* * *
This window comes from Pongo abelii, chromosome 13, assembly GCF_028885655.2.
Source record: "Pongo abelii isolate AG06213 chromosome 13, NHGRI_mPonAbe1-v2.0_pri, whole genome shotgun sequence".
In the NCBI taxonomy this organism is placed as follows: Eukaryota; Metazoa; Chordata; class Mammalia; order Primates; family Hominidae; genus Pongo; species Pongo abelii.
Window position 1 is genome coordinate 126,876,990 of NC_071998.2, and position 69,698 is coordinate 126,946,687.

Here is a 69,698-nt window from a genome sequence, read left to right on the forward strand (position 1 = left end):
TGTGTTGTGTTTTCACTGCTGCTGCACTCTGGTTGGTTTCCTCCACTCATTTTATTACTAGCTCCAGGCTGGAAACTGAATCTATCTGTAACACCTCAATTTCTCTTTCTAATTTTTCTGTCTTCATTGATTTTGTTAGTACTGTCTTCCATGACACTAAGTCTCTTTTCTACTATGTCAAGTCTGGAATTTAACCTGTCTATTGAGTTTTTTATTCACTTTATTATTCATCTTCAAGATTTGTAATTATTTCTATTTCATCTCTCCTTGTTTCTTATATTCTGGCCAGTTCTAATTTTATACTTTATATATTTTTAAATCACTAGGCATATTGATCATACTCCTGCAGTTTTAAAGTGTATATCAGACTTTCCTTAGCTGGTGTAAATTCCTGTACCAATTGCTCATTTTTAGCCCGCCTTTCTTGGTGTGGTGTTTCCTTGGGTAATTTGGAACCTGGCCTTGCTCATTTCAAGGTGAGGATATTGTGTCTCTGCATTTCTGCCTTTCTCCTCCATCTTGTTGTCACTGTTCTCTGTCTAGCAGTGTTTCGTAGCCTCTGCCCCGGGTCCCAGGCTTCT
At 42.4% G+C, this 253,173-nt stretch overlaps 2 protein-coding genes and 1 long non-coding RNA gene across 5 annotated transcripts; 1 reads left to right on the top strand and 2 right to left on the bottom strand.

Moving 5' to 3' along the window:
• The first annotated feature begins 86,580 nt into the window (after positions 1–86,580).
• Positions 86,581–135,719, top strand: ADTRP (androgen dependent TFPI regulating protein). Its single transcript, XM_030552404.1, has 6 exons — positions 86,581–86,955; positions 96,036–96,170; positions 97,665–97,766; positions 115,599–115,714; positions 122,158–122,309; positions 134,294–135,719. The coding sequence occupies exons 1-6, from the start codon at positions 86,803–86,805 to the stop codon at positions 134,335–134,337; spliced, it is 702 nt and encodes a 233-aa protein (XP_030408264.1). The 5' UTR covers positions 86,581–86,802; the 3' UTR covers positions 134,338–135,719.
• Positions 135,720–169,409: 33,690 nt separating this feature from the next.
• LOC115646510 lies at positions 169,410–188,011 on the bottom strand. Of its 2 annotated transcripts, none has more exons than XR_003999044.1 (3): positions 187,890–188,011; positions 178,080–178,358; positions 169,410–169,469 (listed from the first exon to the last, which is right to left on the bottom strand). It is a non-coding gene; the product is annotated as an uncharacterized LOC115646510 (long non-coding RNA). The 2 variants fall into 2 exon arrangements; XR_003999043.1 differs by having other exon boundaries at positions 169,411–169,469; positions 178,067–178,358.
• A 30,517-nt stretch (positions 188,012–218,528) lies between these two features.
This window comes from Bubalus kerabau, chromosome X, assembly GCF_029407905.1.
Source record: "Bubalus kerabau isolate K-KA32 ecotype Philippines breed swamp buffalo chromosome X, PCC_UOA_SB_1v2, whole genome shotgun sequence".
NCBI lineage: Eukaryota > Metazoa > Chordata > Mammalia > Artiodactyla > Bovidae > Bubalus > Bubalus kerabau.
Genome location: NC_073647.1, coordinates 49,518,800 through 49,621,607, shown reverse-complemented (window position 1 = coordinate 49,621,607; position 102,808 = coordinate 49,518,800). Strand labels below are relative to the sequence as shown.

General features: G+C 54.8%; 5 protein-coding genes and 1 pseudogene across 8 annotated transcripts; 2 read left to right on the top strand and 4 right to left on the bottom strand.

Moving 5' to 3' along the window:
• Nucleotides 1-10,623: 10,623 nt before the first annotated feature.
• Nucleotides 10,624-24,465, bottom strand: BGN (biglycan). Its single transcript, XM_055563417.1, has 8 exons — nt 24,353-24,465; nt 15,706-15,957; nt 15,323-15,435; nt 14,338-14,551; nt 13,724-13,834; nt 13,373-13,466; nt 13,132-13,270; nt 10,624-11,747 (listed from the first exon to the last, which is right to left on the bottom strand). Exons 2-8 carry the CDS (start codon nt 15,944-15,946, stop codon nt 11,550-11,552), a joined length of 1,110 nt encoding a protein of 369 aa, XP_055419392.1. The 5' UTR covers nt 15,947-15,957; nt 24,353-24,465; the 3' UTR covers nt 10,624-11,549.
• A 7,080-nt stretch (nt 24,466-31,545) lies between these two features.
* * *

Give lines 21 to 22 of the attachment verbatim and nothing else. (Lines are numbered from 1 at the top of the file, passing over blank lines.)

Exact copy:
• Nucleotides 10,624-24,465, bottom strand: BGN (biglycan). Its single transcript, XM_055563417.1, has 8 exons — nt 24,353-24,465; nt 15,706-15,957; nt 15,323-15,435; nt 14,338-14,551; nt 13,724-13,834; nt 13,373-13,466; nt 13,132-13,270; nt 10,624-11,747 (listed from the first exon to the last, which is right to left on the bottom strand). Exons 2-8 carry the CDS (start codon nt 15,944-15,946, stop codon nt 11,550-11,552), a joined length of 1,110 nt encoding a protein of 369 aa, XP_055419392.1. The 5' UTR covers nt 15,947-15,957; nt 24,353-24,465; the 3' UTR covers nt 10,624-11,549.
• A 7,080-nt stretch (nt 24,466-31,545) lies between these two features.